British Virgin Islands

a British colony comprising several small islands (largest, Tortola) in the West Indies, E of Puerto Rico. 10,500; 67 sq. mi. (174 sq. km). Cap.: Road Town.

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British Virgin Islands

Introduction British Virgin Islands -
Background: First settled by the Dutch in 1648, the islands were annexed in 1672 by the English. The economy is closely tied to the larger and more populous US Virgin Islands to the west; the US dollar is the legal currency. Geography British Virgin Islands
Location: Caribbean, between the Caribbean Sea and the North Atlantic Ocean, east of Puerto Rico
Geographic coordinates: 18 30 N, 64 30 W
Map references: Central America and the Caribbean
Area: total: 153 sq km note: comprised of 16 inhabited and more than 20 uninhabited islands; includes the island of Anegada water: 0 sq km land: 153 sq km
Area - comparative: about 0.9 times the size of Washington, DC
Land boundaries: 0 km
Coastline: 80 km
Maritime claims: exclusive fishing zone: 200 NM territorial sea: 3 NM
Climate: subtropical; humid; temperatures moderated by trade winds
Terrain: coral islands relatively flat; volcanic islands steep, hilly
Elevation extremes: lowest point: Caribbean Sea 0 m highest point: Mount Sage 521 m
Natural resources: NEGL
Land use: arable land: 20% permanent crops: 6.67% other: 73.33% (1998 est.)
Irrigated land: NA sq km
Natural hazards: hurricanes and tropical storms (July to October) Environment - current issues: limited natural fresh water resources (except for a few seasonal streams and springs on Tortola, most of the islands' water supply comes from wells and rainwater catchments)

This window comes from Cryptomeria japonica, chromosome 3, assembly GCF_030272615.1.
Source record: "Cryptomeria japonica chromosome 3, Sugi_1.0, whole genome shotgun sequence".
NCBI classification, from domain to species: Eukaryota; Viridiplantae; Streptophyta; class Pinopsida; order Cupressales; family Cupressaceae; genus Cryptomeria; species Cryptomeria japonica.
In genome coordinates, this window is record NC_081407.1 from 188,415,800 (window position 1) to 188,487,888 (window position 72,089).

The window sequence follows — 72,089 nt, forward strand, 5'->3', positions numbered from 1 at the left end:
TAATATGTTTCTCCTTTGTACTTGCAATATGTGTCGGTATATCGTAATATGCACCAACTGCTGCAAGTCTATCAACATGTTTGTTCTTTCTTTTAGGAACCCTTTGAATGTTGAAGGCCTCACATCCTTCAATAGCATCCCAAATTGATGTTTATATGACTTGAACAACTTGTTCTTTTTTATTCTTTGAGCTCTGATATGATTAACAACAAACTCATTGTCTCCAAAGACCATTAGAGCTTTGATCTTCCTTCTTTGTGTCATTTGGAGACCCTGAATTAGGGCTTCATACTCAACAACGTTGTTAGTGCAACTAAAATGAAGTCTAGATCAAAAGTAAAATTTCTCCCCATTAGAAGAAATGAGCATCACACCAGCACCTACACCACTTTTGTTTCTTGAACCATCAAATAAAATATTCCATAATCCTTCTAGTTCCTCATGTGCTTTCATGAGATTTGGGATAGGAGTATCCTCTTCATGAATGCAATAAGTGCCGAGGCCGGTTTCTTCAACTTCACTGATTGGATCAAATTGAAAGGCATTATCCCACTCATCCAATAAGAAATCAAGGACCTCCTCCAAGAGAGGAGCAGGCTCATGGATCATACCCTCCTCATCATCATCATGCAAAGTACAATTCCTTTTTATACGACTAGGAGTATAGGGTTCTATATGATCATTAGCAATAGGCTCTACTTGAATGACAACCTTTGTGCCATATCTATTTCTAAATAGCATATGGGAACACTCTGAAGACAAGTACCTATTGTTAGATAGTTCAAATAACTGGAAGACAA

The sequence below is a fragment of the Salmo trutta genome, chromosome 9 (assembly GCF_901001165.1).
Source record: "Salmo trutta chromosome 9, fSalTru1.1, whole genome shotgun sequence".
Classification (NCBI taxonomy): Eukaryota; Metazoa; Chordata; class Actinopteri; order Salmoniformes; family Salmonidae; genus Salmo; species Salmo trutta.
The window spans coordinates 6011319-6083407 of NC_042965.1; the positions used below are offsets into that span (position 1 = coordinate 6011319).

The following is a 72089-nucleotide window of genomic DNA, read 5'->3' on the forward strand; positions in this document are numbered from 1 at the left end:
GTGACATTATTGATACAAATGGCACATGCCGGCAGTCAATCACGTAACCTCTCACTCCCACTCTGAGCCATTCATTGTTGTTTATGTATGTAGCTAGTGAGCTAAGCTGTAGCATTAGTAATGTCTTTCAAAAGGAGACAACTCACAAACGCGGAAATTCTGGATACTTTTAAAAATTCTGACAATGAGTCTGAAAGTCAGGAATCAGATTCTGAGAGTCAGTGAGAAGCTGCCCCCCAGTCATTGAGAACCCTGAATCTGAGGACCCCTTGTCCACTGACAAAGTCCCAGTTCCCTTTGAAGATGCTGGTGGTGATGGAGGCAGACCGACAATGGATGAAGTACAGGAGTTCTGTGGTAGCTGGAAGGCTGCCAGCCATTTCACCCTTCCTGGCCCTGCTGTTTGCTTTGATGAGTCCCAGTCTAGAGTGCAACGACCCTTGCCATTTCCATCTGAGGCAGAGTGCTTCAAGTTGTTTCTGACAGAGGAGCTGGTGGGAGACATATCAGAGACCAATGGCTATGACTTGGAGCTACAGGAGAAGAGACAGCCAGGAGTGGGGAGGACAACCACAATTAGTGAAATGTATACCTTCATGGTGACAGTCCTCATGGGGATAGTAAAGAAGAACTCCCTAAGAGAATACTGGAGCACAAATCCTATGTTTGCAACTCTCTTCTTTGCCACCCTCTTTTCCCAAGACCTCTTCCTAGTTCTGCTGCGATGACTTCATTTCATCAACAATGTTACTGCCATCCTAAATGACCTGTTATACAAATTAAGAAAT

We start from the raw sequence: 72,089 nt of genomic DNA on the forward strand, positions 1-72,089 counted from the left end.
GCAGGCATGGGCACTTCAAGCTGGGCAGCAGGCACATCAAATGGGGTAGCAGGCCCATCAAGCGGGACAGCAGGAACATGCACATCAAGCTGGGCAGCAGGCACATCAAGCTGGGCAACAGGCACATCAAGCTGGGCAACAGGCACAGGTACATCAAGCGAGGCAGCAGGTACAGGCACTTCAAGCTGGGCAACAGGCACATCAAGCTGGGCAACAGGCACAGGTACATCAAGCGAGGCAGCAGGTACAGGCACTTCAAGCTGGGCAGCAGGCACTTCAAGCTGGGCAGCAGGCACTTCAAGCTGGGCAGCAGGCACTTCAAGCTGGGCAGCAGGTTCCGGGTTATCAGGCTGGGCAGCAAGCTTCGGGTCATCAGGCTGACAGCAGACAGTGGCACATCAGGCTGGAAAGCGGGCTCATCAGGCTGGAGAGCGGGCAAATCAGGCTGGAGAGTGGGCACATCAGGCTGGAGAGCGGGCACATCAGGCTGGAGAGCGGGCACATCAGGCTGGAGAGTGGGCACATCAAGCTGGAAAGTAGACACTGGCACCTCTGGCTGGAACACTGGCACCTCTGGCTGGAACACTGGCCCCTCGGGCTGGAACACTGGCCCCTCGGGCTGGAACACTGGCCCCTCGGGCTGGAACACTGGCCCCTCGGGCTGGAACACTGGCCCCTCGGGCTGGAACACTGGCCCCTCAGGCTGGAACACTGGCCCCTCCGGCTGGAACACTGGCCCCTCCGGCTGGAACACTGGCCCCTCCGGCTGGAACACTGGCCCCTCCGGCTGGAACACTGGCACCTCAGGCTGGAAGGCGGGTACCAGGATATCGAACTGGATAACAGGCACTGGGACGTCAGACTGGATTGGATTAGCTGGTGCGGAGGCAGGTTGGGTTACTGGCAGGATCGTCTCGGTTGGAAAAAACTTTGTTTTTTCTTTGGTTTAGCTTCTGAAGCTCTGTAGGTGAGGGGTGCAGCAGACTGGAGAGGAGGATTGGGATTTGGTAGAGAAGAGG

Geography - note: strong ties to nearby US Virgin Islands and Puerto Rico People British Virgin Islands -
Population: 21,272 (July 2002 est.)
Age structure: 0-14 years: 22.4% (male 2,401; female 2,351) 15-64 years: 72.7% (male 7,962; female 7,509) 65 years and over: 4.9% (male 565; female 484) (2002 est.)
Population growth rate: 2.16% (2002 est.)
Birth rate: 15.09 births/1,000 population (2002 est.)
Death rate: 4.42 deaths/1,000 population (2002 est.)
Net migration rate: 10.91 migrant(s)/1,000 population (2002 est.)
Sex ratio: at birth: 1.04 male(s)/female under 15 years: 1.02 male(s)/female 15-64 years: 1.06 male(s)/female 65 years and over: 1.17 male(s)/ female total population: 1.06 male(s)/ female (2002 est.)
Infant mortality rate: 19.55 deaths/1,000 live births (2002 est.) Life expectancy at birth: total population: 75.85 years female: 76.84 years (2002 est.) male: 74.9 years
Total fertility rate: 1.72 children born/woman (2002 est.) HIV/AIDS - adult prevalence rate: NA% HIV/AIDS - people living with HIV/ NA
AIDS:
HIV/AIDS - deaths: NA
Nationality: noun: British Virgin Islander(s) adjective: British Virgin Islander
Ethnic groups: black 83%, white, Indian, Asian and mixed
Religions: Protestant 86% (Methodist 33%, Anglican 17%, Church of God 9%, Seventh-Day Adventist 6%, Baptist 4%, Jehovah's Witnesses 2%, other 2%), Roman Catholic 10%, none 2%, other 2% (1991)
Languages: English (official)
Literacy: definition: age 15 and over can read and write total population: 97.8% (1991 est.) male: NA% female: NA% Government British Virgin Islands -
Country name: conventional long form: none conventional short form: British Virgin Islands abbreviation: BVI
Dependency status: overseas territory of the UK; internal self-governing
Government type: NA
Capital: Road Town Administrative divisions: none (overseas territory of the UK)
Independence: none (overseas territory of the UK)
National holiday: Territory Day, 1 July
Constitution: 1 June 1977
Legal system: English law
Suffrage: 18 years of age; universal